Benefits of Implementing Biogas Plant Technology for Application Level and Flow Control

Biogas plant technology level and flow controls

Biogas is produced at many industrial and municipal facilities and there are many opportunities to measure and improve the processes. Biogas in this post can refer to biogas plants, landfill gas and digester gas, all of which typically consist of 60-70% methane and 30-40% carbon dioxide. These gases are used to fuel boilers that produce heat or steam and to fuel generators or gas turbines to produce electricity.

Responsible energy management through level and flow instrumentation reduces environmental impact, maintains safe operations and reduces energy costs. Here are a few applications where biogas plant technology can help you achieve these goals.

Biogas Flow
Biogas is primarily produced by the biological breakdown of organic matter in the absence of oxygen – a process known as anaerobic digestion. Feed materials include biomass, manure, sewage, plants and plant waste, grease trap contents and the organic fraction of municipal solid waste.

In all forms of biogas production, safe and reliable gas flow measurement is essential in the collection, disposal or re-use of biogas. Biogas flow measurement can be especially challenging, because the instrumentation selected must provide low flow sensitivity, low pressure drop and tolerate temperature and pressure changes.

A few example applications are measuring digester gas flow and landfill gas. Measuring digester gas at wastewater treatment plants has allowed users to size generators needed to produce electricity or provide fuel flow to boilers to create heat or steam. Excess digester gas must be measured before it is flared. This gas reuse greatly reduces energy costs for the plant and reduces greenhouse gas emissions to the environment. Similarly, landfills need flow meters to measure flare gas or assist in creating their own electricity to feed back to the grid. These facilities may also participate in carbon credit programs that are verified by the flow measurement.

The most frequently used flow meter for these applications is the Thermatel® TA2 thermal mass flow meter. Thermal mass flow technology is based on heat transfer and not differential pressure. This allows a strong signal at low flows and low pressures. It also has no moving parts in the pipe and outputs flow rate that is independent of process temperature and pressure variation. If a simple relay or alarm output is needed, rather than continuous measurement, then a Thermatel TD1 or TD2 switch can be utilized.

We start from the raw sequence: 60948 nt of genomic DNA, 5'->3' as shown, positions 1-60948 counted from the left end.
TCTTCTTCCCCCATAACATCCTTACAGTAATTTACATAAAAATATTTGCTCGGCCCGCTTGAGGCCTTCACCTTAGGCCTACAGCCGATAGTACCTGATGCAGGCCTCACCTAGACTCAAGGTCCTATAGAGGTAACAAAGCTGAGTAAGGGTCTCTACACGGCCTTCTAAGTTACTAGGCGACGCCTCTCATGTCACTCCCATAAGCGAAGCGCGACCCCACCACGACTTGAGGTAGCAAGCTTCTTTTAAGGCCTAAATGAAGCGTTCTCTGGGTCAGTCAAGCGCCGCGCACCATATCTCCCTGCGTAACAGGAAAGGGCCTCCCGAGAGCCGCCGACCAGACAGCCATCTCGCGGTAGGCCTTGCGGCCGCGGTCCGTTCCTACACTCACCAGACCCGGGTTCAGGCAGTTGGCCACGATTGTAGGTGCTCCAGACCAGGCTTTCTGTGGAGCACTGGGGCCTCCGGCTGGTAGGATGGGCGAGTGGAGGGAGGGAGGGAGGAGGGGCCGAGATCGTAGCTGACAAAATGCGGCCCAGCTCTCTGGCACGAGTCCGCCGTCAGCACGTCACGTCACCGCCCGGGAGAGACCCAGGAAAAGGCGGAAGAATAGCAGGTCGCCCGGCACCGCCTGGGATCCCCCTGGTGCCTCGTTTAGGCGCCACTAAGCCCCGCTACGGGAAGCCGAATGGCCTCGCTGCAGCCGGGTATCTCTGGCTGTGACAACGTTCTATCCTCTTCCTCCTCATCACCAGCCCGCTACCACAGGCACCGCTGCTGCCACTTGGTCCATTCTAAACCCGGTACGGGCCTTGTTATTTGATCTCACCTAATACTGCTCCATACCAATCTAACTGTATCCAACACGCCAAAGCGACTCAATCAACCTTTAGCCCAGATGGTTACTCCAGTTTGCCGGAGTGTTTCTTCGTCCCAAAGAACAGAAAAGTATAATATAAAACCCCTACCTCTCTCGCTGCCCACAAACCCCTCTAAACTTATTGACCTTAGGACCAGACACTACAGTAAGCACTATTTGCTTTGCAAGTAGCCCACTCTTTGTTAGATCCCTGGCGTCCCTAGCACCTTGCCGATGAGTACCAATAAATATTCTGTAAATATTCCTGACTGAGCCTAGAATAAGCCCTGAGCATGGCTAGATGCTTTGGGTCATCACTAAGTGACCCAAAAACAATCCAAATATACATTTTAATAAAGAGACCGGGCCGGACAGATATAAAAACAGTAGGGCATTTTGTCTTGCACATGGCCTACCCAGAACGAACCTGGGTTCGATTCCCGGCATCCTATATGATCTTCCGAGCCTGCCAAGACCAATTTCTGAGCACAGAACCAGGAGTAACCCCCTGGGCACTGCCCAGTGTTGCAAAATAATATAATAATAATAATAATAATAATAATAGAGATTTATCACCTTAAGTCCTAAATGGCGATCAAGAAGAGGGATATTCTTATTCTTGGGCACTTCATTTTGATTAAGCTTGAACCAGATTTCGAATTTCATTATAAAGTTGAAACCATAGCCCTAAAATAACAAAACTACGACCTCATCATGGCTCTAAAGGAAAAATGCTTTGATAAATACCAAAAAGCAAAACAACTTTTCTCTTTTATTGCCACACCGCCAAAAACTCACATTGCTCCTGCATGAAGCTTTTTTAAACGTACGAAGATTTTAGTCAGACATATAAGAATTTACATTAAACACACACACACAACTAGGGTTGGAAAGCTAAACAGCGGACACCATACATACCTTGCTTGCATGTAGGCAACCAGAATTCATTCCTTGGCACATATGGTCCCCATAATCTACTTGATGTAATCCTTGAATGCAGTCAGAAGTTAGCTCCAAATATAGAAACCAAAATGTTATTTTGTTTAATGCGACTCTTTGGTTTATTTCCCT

Scrubber Vessel
Scrubbers are essential in gasification processes, because they remove odors, pollutants, acid gases and chemical wastes from biogas. Accurate level monitoring of the scrubbing water calls for a control that can automatically feed the correct amount of make-up water to the recycle reservoir either continuously or on a periodic basis. The level monitoring device for water-out control should be equipped with a level alarm.

Guided wave radar (GWR), such as the Eclipse® Model 706, or an ultrasonic transmitter can provide a reliable continuous level control solution. A float level switch, such as the Tuffy® II, or an ultrasonic level switch is recommended when point level control is required.

Biogas Dehydration
In the U.S., hundreds of landfills recover methane, which forms when waste decomposes in low-oxygen conditions. A landfill gas-to-energy system consists of a series of wells drilled into the landfill. A piping system connects the wells and collects the biogas.

As biogas emerges from a digester or a landfill, it is saturated with water that causes corrosion problems upon condensation. Dehydration systems using air, vacuum and desiccant processes to remove water typically include a holding tank for water drawn off the gas with a level control actuating a valve to vacate the tank at high level. Biogas is dehydrated according to the user’s specifications for maximum water content. Some uses, such as boiler fuel, require an extremely dry gas.

A displacer transmitter, such as the E3 Modulevel®, or GWR technology is the most suitable continuous level control for this application, while a displacer switch, such as the A15 Top Mounted Displacer Switch, can provide the point level control that this application requires.

Follow Our Renewable Energy Discussion
To learn more about how level and flow instruments are used in the renewable energy industry, check out next week’s post, or download the Magnetrol® Instruments for Renewable Energy Technology bulletin.



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